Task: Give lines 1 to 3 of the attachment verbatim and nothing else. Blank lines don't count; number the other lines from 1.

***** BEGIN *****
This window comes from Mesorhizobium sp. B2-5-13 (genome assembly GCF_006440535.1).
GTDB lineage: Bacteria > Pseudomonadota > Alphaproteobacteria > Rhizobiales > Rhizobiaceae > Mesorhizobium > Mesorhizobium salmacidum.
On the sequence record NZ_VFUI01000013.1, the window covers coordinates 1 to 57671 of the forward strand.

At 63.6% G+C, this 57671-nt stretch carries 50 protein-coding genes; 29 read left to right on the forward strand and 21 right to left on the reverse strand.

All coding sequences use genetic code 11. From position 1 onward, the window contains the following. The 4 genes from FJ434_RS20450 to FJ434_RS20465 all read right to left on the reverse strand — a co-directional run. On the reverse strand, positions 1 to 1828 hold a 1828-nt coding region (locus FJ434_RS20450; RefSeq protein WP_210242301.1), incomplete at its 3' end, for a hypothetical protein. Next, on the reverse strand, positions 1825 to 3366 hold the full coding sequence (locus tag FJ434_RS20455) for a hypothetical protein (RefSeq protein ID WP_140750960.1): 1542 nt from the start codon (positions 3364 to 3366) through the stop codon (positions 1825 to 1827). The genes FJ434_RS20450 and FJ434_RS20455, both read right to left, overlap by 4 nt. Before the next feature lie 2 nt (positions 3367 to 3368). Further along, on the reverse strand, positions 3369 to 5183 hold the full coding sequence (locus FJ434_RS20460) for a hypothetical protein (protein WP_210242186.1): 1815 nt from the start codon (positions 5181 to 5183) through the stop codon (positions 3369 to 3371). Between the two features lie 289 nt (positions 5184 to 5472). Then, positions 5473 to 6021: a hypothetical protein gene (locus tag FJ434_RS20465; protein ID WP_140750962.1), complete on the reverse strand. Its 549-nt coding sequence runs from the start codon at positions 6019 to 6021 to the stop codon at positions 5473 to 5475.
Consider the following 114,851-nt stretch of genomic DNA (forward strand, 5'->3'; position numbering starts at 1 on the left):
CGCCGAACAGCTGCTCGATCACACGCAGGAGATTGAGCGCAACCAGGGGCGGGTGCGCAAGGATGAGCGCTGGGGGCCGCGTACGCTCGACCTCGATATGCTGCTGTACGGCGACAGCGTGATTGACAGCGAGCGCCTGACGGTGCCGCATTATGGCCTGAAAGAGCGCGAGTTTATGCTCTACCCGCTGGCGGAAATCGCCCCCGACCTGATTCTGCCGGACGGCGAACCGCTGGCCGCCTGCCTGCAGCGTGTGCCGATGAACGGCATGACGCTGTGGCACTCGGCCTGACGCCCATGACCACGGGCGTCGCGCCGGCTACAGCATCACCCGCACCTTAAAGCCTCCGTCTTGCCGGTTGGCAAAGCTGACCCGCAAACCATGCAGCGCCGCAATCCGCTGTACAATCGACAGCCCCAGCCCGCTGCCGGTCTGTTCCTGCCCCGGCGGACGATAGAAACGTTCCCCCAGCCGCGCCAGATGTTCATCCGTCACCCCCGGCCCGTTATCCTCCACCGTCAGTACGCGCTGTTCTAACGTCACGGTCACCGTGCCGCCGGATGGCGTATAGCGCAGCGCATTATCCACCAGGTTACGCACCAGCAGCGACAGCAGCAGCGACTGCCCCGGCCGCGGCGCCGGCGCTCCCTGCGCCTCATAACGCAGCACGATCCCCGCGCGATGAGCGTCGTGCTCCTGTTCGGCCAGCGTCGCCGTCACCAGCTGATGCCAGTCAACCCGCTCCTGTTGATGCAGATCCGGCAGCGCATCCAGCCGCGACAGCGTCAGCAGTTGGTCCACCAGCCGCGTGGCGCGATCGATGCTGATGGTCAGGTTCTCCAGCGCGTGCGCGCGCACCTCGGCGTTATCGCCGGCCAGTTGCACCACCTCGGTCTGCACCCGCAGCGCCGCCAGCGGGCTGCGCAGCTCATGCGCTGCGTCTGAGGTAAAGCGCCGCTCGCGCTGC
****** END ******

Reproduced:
This window comes from Mesorhizobium sp. B2-5-13 (genome assembly GCF_006440535.1).
GTDB lineage: Bacteria > Pseudomonadota > Alphaproteobacteria > Rhizobiales > Rhizobiaceae > Mesorhizobium > Mesorhizobium salmacidum.
On the sequence record NZ_VFUI01000013.1, the window covers coordinates 1 to 57671 of the forward strand.